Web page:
Look at Stella and Dot as an example.  How did this direct sales jewelry company get so big so fast? By taking advantage of the social web, and encouraging its reps to do the same.  They haven’t abandoned direct selling principles.  But they’re smart enough to add online technology to the mix, in order to provide their customers with the shopping experience that fits into their lives.  And as a result, they are on par with the Silpadas and Cookie Lees of the world, who have been around a LOT longer.

Customers aren’t going to bend to your traditions.  At least not very long.  They expect you to adapt to them.  Are you prepared to do so?

Your thoughts?

Jennifer Fong

Jennifer Fong helps direct sales companies leverage the power of social media marketing to increase sales and recruiting, and manage online brand perception.  She provides strategic social media consulting to companies, as well as conference speaking and training. To learn more about how Jennifer can help your company, visit http://luceandassociates.com/Jennifer-Fong.html.  You can also check out her direct sales and social media blog at http://www.jenfongspeaks.com, and her Facebook Page at http://facebook.com/jenfongspeaks.

One of the keys to a successful social media marketing effort is good content.  Companies have to put out great content, and so does the salesforce.  The problem is, not everyone is a writer.  And so what you wind up with are a vast range of posts, some of which represent your company well, and some that don’t.

As a company, how do you address this?  Do you outright ban consultants from producing their own content?  Or do you take the other approach, and leave it completely up to the field?  Is there middle ground?

Some vendors have been working on solutions for our industry.  I’ve seen solutions where companies can go so far as to write individual status updates that they can push out to a distributor’s Facebook Page or Twitter account.  The problem with this approach is that everyone in your company has the same status updates, which flies in the face of the “social” aspect of social media.  Nothing personal about a “form letter” update.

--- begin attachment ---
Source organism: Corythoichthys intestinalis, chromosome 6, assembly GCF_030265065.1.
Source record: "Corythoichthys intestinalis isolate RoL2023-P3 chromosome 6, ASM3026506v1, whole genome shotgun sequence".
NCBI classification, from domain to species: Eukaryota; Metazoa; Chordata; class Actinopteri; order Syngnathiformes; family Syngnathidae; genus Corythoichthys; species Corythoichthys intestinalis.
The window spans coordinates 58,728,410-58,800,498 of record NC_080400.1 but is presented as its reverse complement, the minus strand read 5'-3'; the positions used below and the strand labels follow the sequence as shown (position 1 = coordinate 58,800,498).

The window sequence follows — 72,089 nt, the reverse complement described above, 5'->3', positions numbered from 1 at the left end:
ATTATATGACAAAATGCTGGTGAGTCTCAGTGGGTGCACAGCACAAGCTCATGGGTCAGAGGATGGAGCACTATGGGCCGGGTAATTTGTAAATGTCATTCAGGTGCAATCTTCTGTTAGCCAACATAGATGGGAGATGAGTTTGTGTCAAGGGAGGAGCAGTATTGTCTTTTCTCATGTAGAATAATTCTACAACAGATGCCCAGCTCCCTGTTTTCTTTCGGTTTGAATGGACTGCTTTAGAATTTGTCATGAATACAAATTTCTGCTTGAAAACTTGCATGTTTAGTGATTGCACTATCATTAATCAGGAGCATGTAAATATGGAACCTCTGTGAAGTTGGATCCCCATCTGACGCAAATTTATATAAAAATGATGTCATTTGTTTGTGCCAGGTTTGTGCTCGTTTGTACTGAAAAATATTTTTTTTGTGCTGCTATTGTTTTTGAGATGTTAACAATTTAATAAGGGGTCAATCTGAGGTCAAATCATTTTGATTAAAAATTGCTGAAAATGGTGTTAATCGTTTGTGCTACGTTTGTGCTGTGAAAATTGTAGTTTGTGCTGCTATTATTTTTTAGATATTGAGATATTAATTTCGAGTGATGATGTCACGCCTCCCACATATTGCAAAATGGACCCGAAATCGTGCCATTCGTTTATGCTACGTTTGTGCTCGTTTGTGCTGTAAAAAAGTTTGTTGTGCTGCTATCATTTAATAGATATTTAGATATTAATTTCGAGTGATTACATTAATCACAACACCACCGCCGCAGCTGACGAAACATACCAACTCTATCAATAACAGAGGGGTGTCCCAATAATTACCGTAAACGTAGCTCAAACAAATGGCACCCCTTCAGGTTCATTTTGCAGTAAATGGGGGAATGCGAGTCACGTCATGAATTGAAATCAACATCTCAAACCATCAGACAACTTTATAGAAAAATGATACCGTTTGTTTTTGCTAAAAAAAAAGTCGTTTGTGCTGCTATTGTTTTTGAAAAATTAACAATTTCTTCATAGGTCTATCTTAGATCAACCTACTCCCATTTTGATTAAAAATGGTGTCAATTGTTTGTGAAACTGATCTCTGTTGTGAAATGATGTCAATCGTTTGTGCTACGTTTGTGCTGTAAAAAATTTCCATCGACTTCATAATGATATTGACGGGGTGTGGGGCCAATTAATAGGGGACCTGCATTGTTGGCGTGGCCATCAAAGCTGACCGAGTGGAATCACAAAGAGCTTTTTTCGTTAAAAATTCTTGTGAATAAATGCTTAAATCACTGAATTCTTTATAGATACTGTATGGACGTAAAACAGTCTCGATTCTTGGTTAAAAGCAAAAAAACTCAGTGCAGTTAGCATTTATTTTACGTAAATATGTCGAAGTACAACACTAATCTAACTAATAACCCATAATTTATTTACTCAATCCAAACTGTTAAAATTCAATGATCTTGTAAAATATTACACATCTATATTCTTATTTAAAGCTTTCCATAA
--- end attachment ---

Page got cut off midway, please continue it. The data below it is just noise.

I think there are a couple of things that companies can do to tackle the content issue:

  1. Produce sharable content – When your company puts out blog posts, status updates, videos, and other types of content, think about the types of content that would be easy and effective for your salesforce to pass along.  Don’t just send out ads.  Produce value-driven pieces that will be valued by the friends of your salesforce, and then teach your salesforce how to share them through their own social networks.
  2. Provide a content “bank” – While “word for word” canned status updates aren’t terribly effective, it can be helpful to give your salesforce a group of ideas they can choose from when writing status updates and blog posts.  These can be tied to monthly promotions and incentives, new product launches, holidays, and more.  The goal is to provide more than ads, but rather useful tips and advice that will provide value.

Since social media is so content-driven, it’s important for direct sales companies to tackle this issue early on. Then your entire salesforce has the potential to put out content that represents the company as a whole well.

How does your company approach the content issue?  What advice would you give?  Would love to read your thoughts in the comments below.

Jennifer Fong

Jennifer Fong helps direct sales companies leverage the power of social media marketing to increase sales and recruiting, and manage online brand perception.  She provides strategic social media consulting to companies, as well as conference speaking and training. To learn more about how Jennifer can help your company, visit http://luceandassociates.com/Jennifer-Fong.html.  You can also check out her direct sales and social media blog at http://www.jenfongspeaks.com, and her Facebook Page at http://facebook.com/jenfongspeaks.

I was having a conversation with a colleague during the DSA Be Connected conference in Las Vegas last week about blogging.  He told me that he still hadn’t seen any reason why his direct sales company should have a blog.  Since I believe that a blog can provide a lot of benefits for a direct sales company, today’s post will give you some of the reasons I think companies should consider one.

By the way, if your company IS considering a blog, I refer you to the wise words shared by Lisa Kuftinec from USANA, during the blogging session at the conference.  Paraphrasing Yoda, she said, “Blog or don’t blog….there is no try.”  It’s good advice.  Either you’re going to commit to blogging, and be prepared to provide fresh content regularly, or it’s not worth the effort of setting it up at all.  And the best way you can ensure that the blog happens is to put someone in charge within your organization.

So that said, what are some of the benefits that a blog can bring to your direct sales company?

  • Search Engine Optimization (SEO). Google loves fresh content.  A blog, housed on the same server as your website, gives your site Google juice.  (By the way, when you allow your consultants to blog, and require them to include a link to your website on their sites, those incoming links are another great shot of Google juice for your site.)
  • Official Corporate Response. When things go wrong (which they will, at some point), you need a place where your side of the story can be presented, and where you can be part of the conversation.  The blog is a great vehicle to do that, and can also be a resource that reporters will use when writing about your company.